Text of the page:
‘I’ On Culture
It is not surprising that Kingsman: The Golden Circle was made. Its predecessor, Kingsman: The Secret Service, was a charming, successful parody of the James Bond films. The hero was a bullied kid who is taught all sorts of ways to kill and, even more importantly, to dress, but is fired because, not being a sociopath, he refuses to kill his dog. But he is called on to save the world and does, winning a princess in the bargain.
In the new movie, our hero Eggsy (Taron Egerton) finds that his whole agency, except for himself and tech genius Merlin (Mark Strong), have been destroyed by drug kingpin Poppy (Julianne Moore). They flee to the United States and join up with Statesman, their agency’s counterpart, which uses the front of being a top distillery. It is remarkably similar in some ways: in Kingsman, agents are code-named using the Knights of the Round Table, and in Statesman, they are named for drinks. The leader Champagne (Jeff Bridges), after rescuing them from agent Tequila (Channing Tatum), introduces them to the American tech wizard Ginger Ale (Halle Berry), who asks if they can help identify an agent they rescued from certain death a year earlier. He, of course, is Harry Hart (Colin Firth), long thought dead and now delusional.
Poppy goes on the air with a demand to the U.S. President (Bruce Greenwood) and other world leaders. She has spread a plague through all of her drug products and if they are decriminalized, she will not release the antidote. Eggsy and Harry, along with top American agent Whiskey (Pedro Pascal), are sent to take her down.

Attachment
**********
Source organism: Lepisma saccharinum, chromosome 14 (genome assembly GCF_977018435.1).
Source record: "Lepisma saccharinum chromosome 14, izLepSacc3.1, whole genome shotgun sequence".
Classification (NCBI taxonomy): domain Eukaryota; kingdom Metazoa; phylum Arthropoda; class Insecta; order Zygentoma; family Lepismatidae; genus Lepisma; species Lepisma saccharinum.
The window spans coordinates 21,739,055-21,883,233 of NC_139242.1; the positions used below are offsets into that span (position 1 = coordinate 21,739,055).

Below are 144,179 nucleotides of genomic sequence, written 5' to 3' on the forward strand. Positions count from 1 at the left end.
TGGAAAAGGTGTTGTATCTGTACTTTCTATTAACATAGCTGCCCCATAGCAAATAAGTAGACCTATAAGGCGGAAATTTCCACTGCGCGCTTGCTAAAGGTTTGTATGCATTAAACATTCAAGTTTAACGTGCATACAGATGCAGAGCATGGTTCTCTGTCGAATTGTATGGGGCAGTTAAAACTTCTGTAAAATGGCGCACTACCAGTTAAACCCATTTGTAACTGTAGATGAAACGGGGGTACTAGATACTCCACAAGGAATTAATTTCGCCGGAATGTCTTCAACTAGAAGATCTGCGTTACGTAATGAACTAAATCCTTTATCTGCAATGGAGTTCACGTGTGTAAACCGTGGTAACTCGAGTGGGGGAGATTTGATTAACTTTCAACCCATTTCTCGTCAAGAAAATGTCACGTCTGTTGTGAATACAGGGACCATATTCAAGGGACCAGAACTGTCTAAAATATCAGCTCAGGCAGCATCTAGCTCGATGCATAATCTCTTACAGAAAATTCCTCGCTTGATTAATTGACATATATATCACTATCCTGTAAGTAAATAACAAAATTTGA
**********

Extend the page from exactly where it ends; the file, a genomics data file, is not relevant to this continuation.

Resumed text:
Mixed into all of this is the President’s plan to not legitimize drugs despite his promises, killing all drug users and thus the drug trade, as well as a betrayal or two, particularly of the President’s Chief of Staff Fox (Emily Watson). Also making an appearance somehow is Elton John. Eventually, of course, the good guys win.
The film is enjoyable but far too cute. A wink here and there is good, but this film almost has one eye closed. The names are far too cute. The big-name actors are around only for a short time. Watson has no more than a handful of lines. The President actually crosses his fingers behind his back as he lies.
Even the set pieces look as if they’re done on the cheap. Poppy’s jungle hideout is at the start of the film in South America and later in Cambodia. And it doesn’t look exotic at all, not surprising since it is a sort of replica of Happy Days. But the film does move quickly and there is more than a bit of fun.
Egerton is fine as Eggsy, having grown into the part. Although he generally wins his fights, he is not a superhero. And, when at one point it looks like he might have to seduce the girlfriend of a key villain, he stops everything with the excuse of a bathroom break, to call his girlfriend, the princess he rescued in the first movie (Hanna Alström), asking for permission. That actually got a bit surreal.
Firth handles Harry well, having done far harder parts. Strong was very good as Merlin. But a few people really stand out. Pascal was very good as Whiskey. He carried off the swagger and the fighting skills, and when at one point he really had to put out some major emotions, he carried that off well. Elton John, playing himself, was actually rather good as Poppy’s unwilling prisoner, forced to play other people’s music on command. When the attack on the hideout took place, he (and I am certain there was good use of stunt doubles and special effects) really kicked some bad guy butt. That part was fun.
Moore was the really fun character. Despite behaving like a complete sociopath, she wanted acceptance as the greatest CEO of all time. She’s a mix between Martha Stewart and Dr. Frankenstein.
So, should you see the film? My answer is a qualified yes. This is a weak season for movies, and this is a fun way to spend a couple of hours. It is too cute by half, but the time went by quickly and a good time was had by all.